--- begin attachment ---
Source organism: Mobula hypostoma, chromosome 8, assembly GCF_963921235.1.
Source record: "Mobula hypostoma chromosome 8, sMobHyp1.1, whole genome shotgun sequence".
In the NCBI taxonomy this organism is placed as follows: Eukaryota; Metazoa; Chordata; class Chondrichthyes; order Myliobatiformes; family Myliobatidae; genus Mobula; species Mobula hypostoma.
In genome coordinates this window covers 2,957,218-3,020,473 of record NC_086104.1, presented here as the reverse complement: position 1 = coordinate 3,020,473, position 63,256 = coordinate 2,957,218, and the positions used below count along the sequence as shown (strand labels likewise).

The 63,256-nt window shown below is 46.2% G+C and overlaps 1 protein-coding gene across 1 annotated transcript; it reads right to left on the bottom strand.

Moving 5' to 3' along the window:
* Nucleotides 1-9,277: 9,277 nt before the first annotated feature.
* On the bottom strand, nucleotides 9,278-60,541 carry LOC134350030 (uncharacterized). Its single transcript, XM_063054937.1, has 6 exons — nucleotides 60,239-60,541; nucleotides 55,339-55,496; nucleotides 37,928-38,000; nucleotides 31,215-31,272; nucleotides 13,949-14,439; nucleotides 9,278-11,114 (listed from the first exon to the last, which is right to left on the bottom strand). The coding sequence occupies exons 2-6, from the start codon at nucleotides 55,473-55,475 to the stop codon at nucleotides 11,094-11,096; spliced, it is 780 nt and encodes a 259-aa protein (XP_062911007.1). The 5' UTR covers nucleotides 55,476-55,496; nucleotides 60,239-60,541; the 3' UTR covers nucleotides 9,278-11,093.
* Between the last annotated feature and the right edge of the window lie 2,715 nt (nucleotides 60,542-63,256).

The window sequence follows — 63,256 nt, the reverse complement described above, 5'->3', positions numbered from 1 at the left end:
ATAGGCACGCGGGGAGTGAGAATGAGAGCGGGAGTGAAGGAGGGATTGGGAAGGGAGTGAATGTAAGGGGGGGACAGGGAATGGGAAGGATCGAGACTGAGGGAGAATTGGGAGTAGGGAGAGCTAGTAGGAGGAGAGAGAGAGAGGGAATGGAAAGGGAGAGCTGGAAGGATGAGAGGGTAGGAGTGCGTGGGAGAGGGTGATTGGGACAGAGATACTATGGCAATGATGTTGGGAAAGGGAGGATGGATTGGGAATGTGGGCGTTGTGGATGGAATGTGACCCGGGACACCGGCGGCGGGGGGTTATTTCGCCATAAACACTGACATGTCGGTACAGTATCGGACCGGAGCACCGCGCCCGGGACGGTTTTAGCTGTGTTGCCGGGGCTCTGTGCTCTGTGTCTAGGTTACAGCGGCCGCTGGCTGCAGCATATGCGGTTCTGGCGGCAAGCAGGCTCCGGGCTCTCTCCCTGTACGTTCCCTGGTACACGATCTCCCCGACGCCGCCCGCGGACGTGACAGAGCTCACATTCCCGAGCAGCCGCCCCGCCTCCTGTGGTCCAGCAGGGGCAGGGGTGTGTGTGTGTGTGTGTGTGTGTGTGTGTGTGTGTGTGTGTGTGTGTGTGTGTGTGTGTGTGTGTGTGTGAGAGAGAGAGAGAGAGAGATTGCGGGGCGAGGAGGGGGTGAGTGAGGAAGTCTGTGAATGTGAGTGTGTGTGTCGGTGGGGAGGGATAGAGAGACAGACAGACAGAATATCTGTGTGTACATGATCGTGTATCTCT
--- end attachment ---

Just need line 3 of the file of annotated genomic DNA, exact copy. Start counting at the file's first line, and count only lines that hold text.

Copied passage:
In the NCBI taxonomy this organism is placed as follows: Eukaryota; Metazoa; Chordata; class Chondrichthyes; order Myliobatiformes; family Myliobatidae; genus Mobula; species Mobula hypostoma.